Half-Square Triangle Essentials
Rotating cutting mat
This leveled up my HST trimming game when I brought it into the studio. Like regular cutting mats, they’re not all made equal. I encourage you to read this blog post where I share my review and why I love it so much!
HST specialty ruler
This one is not required, you can absolutely trim your HSTs with a regular ruler, but this 4-in-one ruler makes it so much quicker!
Patchwork Piecing Essentials
At some point in the patchwork piecing journey, you’ll need some pins. These are my go-to pins.
I used to discount the importance of thread in my sewing until I heard it referred to as the glue that holds your project together.
That was a total light bulb moment, and I haven’t looked at thread the same since. So much so, I’ve written a few posts to encourage you to think of thread as a fun design element.
- Quilty Texture Through Thread Play
- Why I love Aurifil thread
- Ultimate Aurifil Thread Shopping Guide
- Favourite Thread Weight
- Ultimate Thread Storage Solutions
It doesn’t matter whether you have an entry-level sewing machine or a top-of-the-line computerized one; whatever you have at home will do just fine. I started out on a basic Singer and managed to quilt a 90” x 90” quilt on her. This isn’t something I wouldn’t recommend as it was quite the challenge, but it can be done. I switched to stitching on a Juki TL-2010Q back in 2016 (I believe) and love her to bits! You can read what I love and what I don’t in this post.
Open-toe presser foot
Your sewing machine probably came with a few different feet and the one I love using for patchwork piecing is my open-toe presser foot.
Mistakes happen! A seam ripper is your best tool to help you rip a stitch and start again!
You’re probably wondering why thread is appearing on the list again! And that’s because thread is yet another design element in your quilted coat.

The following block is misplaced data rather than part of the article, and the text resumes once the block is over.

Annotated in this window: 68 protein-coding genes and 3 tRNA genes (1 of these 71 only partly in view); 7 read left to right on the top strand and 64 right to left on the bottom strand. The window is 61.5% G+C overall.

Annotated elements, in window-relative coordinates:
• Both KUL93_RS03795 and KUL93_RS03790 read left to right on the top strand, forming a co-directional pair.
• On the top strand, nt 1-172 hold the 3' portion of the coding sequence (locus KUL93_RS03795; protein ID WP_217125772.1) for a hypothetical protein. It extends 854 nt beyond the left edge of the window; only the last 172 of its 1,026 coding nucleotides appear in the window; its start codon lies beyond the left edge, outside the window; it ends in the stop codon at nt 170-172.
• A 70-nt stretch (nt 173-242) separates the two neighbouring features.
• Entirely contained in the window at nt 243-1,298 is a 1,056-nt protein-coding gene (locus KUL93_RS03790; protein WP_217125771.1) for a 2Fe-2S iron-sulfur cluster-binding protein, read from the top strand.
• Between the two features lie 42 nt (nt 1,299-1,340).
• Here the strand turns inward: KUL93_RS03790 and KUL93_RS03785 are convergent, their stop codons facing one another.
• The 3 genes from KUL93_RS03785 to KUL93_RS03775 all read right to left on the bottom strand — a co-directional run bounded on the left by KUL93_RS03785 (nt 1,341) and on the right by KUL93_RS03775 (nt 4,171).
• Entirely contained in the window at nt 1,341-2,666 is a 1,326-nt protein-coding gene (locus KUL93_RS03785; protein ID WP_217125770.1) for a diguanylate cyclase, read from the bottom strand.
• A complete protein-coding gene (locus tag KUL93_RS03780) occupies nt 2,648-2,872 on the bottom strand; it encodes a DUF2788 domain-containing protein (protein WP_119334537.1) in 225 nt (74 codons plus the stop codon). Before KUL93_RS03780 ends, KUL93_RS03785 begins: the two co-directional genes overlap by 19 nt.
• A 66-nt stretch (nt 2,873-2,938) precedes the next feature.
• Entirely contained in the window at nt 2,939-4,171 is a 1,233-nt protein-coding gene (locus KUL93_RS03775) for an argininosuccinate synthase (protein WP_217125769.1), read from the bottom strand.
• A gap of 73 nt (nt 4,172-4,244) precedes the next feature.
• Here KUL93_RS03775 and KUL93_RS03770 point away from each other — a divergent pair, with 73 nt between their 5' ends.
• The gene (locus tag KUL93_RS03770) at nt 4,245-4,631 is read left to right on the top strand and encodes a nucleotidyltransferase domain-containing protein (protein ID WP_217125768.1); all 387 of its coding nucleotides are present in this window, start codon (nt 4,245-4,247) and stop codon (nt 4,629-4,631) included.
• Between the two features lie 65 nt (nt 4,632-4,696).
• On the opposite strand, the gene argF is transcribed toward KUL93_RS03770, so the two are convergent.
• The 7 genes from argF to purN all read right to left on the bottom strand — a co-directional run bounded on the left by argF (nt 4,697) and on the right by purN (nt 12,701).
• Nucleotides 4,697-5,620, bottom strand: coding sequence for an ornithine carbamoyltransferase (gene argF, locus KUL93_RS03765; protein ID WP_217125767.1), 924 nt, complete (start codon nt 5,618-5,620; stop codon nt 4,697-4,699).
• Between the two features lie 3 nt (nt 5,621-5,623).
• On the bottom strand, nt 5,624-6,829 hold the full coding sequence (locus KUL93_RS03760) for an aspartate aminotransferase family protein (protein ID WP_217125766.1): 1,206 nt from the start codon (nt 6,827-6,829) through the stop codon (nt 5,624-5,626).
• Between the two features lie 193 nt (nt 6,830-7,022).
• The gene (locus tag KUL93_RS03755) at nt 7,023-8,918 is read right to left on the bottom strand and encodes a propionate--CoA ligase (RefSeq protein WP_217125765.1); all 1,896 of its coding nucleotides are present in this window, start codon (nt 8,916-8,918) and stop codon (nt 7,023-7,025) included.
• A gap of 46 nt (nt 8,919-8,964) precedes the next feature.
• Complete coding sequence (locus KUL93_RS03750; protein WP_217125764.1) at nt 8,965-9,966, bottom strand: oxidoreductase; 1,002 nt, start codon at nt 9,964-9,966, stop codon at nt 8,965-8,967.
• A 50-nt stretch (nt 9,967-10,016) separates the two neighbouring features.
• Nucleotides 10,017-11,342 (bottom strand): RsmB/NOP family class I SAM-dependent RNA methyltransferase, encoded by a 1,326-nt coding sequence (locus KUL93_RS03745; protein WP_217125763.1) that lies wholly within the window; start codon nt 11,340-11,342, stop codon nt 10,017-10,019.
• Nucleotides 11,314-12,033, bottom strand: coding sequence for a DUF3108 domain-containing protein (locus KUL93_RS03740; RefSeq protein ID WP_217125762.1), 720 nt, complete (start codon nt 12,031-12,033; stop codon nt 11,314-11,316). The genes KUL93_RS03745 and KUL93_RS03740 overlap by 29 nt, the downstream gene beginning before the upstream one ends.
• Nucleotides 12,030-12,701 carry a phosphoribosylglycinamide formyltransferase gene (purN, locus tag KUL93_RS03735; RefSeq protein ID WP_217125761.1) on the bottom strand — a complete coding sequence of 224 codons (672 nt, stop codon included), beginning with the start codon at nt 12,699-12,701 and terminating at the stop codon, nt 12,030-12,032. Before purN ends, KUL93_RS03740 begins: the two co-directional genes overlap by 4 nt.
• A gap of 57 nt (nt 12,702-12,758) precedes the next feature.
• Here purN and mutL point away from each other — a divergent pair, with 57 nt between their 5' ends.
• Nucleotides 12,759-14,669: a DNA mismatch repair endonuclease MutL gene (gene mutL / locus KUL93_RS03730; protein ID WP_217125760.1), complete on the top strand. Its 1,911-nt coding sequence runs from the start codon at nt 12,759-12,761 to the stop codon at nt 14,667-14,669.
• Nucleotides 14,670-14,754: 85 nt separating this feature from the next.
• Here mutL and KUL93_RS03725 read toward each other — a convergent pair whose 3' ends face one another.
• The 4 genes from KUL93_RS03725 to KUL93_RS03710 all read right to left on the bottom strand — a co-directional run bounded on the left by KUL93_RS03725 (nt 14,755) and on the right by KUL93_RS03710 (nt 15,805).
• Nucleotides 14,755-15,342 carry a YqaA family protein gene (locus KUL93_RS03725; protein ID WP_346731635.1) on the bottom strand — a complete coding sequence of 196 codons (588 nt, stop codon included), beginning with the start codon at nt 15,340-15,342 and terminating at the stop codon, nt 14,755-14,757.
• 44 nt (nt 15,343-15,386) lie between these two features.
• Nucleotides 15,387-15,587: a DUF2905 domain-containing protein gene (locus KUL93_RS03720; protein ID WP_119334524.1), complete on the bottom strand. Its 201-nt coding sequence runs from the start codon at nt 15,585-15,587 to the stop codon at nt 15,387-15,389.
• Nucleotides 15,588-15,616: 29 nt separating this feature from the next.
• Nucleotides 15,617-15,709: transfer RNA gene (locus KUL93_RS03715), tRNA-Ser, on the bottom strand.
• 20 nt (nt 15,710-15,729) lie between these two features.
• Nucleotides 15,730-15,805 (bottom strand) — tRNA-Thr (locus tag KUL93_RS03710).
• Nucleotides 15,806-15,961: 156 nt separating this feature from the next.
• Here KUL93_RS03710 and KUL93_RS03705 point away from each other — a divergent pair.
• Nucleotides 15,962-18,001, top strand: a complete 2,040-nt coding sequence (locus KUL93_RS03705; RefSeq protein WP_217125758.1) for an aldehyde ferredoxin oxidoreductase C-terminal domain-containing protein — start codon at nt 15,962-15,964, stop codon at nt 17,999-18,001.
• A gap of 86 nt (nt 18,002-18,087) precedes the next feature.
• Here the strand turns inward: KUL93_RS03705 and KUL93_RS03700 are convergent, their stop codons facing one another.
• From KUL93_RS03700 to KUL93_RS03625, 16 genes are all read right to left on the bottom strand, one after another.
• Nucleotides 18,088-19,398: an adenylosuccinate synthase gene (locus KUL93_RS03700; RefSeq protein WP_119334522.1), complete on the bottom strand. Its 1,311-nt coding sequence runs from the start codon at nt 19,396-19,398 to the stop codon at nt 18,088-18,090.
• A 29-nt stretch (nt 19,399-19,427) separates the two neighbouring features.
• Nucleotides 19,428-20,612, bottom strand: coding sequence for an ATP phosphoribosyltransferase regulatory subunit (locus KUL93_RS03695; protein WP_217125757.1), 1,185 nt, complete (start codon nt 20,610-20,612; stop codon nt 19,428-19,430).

Lots of options here.
I’ve used 50wt, 40wt, and 28wt so far in my quilted coats. Refer to my post on the Ultimate Aurifil Thread Shopping Guide to find a shop that carries the thread weight you want to play with.
As I tell my students, I would never attempt this project without a walking foot. Need I say more? 😉
I’m a pin baster and I wouldn’t get far without some curved basting pins.
Totally not required but was a basting game changer for me. I went from pain and dread to speed and pain-free by using the Kwik Klip when pin-basting my quilts and quilted coat panels.
OMGeee did this ever speed up my quilting without having to pre-mark everything. If your sewing machine didn’t come with a walking foot guide bar, then I encourage you to pick one that suits your machine. This is the one I got for my Juki.
Coat Piecing Essentials
There’s a lot of fabric and bulk to contend with when making a quilted coat. These clips work wonders at keeping everything together. I initially tried with pins, but they just got bent out of shape. Save 10% with code shannon102
Pearl cotton thread
Design is in the details and for me, that means adding big-stitch hand-quilted details to my bias binding. Pearl cotton thread in size 8 is my go-to. Read this post to find a shop near you that carries pearl cotton thread.
I’ve tried quite a few different thimbles over the years and this is the one I always come back to.
To accommodate the thicker thread, these are the needles I use for my big-stitch hand-quilting. Learn how to big-stitch hand-bind in this tutorial.
Essential Notions to Make a Quilted Coat
When I see all the essential notions to make a quilted coat listed out, it seems like a lot of stuff – ha! I promise it’s all items I use every single time. Here’s a recap in bullet form so you can easily see what you already have or don’t have in your sewing essentials.
- Seamstress tape
- Tracing paper
- Colour Catchers
- Pattern weights
- Wool pressing mat
- Starch alternative
- Tailor’s clapper
- Rotary cutter & blades
- Cutting mat
- Tailor’s scissors
- Embroidery scissors
- Rotating cutting mat
- HST specialty ruler
- Piecing thread
- Sewing machine
- Open toe foot
- Seam ripper
- Quilting thread
- Walking foot – don’t even think of attempting this project without one
- Basting pins
- Kwik Klip
- Guide bar
- Seam gauge
- Pearl cotton thread
- Embroidery needles
I hope you found this round-up of the notions I use regularly when stitching up my own quilted coats helpful.
Do you have any essential notions that you rely on when making your own quilted garments? Share them in the comments below!